http://dx.doi.org/10.1145/3173574.3173847

More articles from Information Technology:

nachricht Marine Skin dives deeper for better monitoring
23.04.2019 | King Abdullah University of Science & Technology (KAUST)

nachricht CubeSats prove their worth for scientific missions
17.04.2019 | American Physical Society

All articles from Information Technology >>>

The most recent press releases about innovation >>>

Die letzten 5 Focus-News des innovations-reports im Überblick:

Im Focus: Full speed ahead for SmartEEs at Automotive Interiors Expo 2019

Flexible, organic and printed electronics conquer everyday life. The forecasts for growth promise increasing markets and opportunities for the industry. In Europe, top institutions and companies are engaged in research and further development of these technologies for tomorrow's markets and applications. However, access by SMEs is difficult. The European project SmartEEs - Smart Emerging Electronics Servicing works on the establishment of a European innovation network, which supports both the access to competences as well as the support of the enterprises with the assumption of innovations and the progress up to the commercialization.

It surrounds us and almost unconsciously accompanies us through everyday life - printed electronics. It starts with smart labels or RFID tags in clothing, we...

Im Focus: Energy-saving new LED phosphor

The human eye is particularly sensitive to green, but less sensitive to blue and red. Chemists led by Hubert Huppertz at the University of Innsbruck have now developed a new red phosphor whose light is well perceived by the eye. This increases the light yield of white LEDs by around one sixth, which can significantly improve the energy efficiency of lighting systems.

Light emitting diodes or LEDs are only able to produce light of a certain colour. However, white light can be created using different colour mixing processes.

Im Focus: Quantum gas turns supersolid

Researchers led by Francesca Ferlaino from the University of Innsbruck and the Austrian Academy of Sciences report in Physical Review X on the observation of supersolid behavior in dipolar quantum gases of erbium and dysprosium. In the dysprosium gas these properties are unprecedentedly long-lived. This sets the stage for future investigations into the nature of this exotic phase of matter.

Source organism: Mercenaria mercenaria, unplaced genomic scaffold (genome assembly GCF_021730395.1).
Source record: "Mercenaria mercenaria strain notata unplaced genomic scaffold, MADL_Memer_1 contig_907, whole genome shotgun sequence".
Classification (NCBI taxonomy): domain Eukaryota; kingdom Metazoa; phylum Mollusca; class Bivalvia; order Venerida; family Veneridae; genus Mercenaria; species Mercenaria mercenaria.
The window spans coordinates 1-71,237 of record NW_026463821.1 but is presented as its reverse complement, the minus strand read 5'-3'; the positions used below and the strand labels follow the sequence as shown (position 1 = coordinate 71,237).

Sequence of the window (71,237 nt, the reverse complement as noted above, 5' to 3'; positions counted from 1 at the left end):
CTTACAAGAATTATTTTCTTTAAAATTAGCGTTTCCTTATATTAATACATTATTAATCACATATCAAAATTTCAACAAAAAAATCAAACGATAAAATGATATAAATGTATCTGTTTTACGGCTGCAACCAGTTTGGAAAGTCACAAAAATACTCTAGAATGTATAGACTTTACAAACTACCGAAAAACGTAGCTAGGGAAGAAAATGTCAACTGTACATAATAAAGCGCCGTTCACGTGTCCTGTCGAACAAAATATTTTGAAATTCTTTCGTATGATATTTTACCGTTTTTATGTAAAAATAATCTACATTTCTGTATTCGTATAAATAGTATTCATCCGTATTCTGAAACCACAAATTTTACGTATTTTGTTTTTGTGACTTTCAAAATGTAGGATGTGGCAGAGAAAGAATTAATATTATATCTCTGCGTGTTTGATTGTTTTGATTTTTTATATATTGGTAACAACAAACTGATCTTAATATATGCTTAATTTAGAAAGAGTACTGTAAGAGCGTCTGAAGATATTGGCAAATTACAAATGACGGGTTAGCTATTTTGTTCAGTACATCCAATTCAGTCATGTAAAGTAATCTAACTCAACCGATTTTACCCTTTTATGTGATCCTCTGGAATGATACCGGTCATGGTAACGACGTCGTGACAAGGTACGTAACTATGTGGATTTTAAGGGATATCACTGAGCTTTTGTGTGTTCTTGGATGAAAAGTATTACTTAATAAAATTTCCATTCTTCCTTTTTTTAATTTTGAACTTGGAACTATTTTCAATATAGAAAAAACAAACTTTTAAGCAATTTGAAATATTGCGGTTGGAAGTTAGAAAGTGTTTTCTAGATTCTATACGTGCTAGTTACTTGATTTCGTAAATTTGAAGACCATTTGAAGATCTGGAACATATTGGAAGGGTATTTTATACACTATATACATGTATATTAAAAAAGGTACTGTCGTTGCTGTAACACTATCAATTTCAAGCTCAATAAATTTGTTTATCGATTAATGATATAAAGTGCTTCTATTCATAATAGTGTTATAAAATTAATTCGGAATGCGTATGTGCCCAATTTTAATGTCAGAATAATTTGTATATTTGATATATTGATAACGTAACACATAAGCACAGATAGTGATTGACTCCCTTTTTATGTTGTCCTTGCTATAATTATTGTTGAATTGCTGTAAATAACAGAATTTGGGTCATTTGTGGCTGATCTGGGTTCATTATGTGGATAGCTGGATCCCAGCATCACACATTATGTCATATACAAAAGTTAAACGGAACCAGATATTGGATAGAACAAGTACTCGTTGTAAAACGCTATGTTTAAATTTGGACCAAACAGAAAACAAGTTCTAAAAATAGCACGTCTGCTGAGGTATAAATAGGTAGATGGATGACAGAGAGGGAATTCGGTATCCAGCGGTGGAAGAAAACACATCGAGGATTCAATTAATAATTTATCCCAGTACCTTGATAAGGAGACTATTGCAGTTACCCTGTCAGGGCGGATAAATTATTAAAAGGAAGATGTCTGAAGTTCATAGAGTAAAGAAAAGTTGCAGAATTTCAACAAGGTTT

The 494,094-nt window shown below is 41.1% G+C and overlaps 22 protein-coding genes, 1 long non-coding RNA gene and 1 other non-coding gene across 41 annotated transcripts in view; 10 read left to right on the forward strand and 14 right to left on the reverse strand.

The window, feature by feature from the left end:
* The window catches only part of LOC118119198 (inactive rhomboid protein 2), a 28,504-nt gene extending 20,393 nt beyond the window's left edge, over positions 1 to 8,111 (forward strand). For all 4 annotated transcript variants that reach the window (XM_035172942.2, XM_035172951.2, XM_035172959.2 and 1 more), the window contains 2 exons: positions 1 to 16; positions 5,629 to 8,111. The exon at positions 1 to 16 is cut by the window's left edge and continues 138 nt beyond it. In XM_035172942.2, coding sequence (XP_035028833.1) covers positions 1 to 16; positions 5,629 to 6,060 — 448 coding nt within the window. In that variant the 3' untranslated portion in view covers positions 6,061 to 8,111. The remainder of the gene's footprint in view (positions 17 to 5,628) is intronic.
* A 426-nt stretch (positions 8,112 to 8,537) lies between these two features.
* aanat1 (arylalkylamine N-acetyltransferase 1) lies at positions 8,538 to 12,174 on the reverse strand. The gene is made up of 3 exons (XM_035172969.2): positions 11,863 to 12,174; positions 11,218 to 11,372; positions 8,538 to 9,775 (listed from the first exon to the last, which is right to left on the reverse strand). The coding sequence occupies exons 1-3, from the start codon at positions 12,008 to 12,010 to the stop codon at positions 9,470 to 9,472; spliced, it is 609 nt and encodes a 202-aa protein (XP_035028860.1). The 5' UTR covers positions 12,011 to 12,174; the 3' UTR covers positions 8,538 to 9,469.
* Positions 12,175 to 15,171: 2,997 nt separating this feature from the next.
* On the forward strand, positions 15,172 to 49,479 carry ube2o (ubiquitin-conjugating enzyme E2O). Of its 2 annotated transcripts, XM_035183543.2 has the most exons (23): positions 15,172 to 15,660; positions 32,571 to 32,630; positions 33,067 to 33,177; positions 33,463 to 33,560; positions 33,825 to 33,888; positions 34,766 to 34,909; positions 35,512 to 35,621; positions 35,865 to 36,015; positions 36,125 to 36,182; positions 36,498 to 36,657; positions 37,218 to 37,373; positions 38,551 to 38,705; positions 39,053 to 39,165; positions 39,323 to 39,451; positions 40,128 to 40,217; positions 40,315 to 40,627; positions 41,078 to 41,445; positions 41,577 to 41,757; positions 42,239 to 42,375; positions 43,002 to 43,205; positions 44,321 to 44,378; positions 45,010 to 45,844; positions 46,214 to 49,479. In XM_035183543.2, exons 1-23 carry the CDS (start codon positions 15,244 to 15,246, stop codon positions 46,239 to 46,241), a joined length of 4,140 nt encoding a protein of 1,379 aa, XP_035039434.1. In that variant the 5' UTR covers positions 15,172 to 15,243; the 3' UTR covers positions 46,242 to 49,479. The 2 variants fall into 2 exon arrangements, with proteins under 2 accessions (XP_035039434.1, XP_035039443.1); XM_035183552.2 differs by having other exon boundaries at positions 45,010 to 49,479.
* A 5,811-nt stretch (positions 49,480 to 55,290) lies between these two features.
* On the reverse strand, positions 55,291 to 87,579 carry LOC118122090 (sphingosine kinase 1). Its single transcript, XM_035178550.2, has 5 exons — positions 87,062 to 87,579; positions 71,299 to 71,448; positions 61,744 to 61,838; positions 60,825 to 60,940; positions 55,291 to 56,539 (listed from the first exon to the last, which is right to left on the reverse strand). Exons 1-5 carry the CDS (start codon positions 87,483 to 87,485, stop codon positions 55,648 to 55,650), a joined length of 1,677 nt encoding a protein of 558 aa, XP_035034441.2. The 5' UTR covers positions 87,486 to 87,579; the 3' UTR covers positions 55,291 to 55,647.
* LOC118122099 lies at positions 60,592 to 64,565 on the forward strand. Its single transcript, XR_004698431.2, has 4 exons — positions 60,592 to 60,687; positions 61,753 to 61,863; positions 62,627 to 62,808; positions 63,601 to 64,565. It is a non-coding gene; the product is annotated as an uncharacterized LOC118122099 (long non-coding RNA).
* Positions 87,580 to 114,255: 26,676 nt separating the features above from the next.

Supersolidity is a paradoxical state where the matter is both crystallized and superfluid. Predicted 50 years ago, such a counter-intuitive phase, featuring...

Im Focus: Explosion on Jupiter-sized star 10 times more powerful than ever seen on our sun

A stellar flare 10 times more powerful than anything seen on our sun has burst from an ultracool star almost the same size as Jupiter

  • Coolest and smallest star to produce a superflare found
  • Star is a tenth of the radius of our Sun
  • Researchers led by University of Warwick could only see...

Im Focus: Quantum simulation more stable than expected

A localization phenomenon boosts the accuracy of solving quantum many-body problems with quantum computers which are otherwise challenging for conventional computers. This brings such digital quantum simulation within reach on quantum devices available today.

Quantum computers promise to solve certain computational problems exponentially faster than any classical machine. “A particularly promising application is the...

All Focus news of the innovation-report >>>

Anzeige

Anzeige

VideoLinks
Industry & Economy
Event News

Revered mathematicians and computer scientists converge with 200 young researchers in Heidelberg!

17.04.2019 | Event News

First dust conference in the Central Asian part of the earth’s dust belt

15.04.2019 | Event News

Fraunhofer FHR at the IEEE Radar Conference 2019 in Boston, USA

09.04.2019 | Event News

 
Latest News

High-efficiency thermoelectric materials: New insights into tin selenide

25.04.2019 | Materials Sciences

Salish seafloor mapping identifies earthquake and tsunami risks

25.04.2019 | Earth Sciences

Using DNA templates to harness the sun's energy

25.04.2019 | Life Sciences

VideoLinks
Science & Research
Overview of more VideoLinks >>>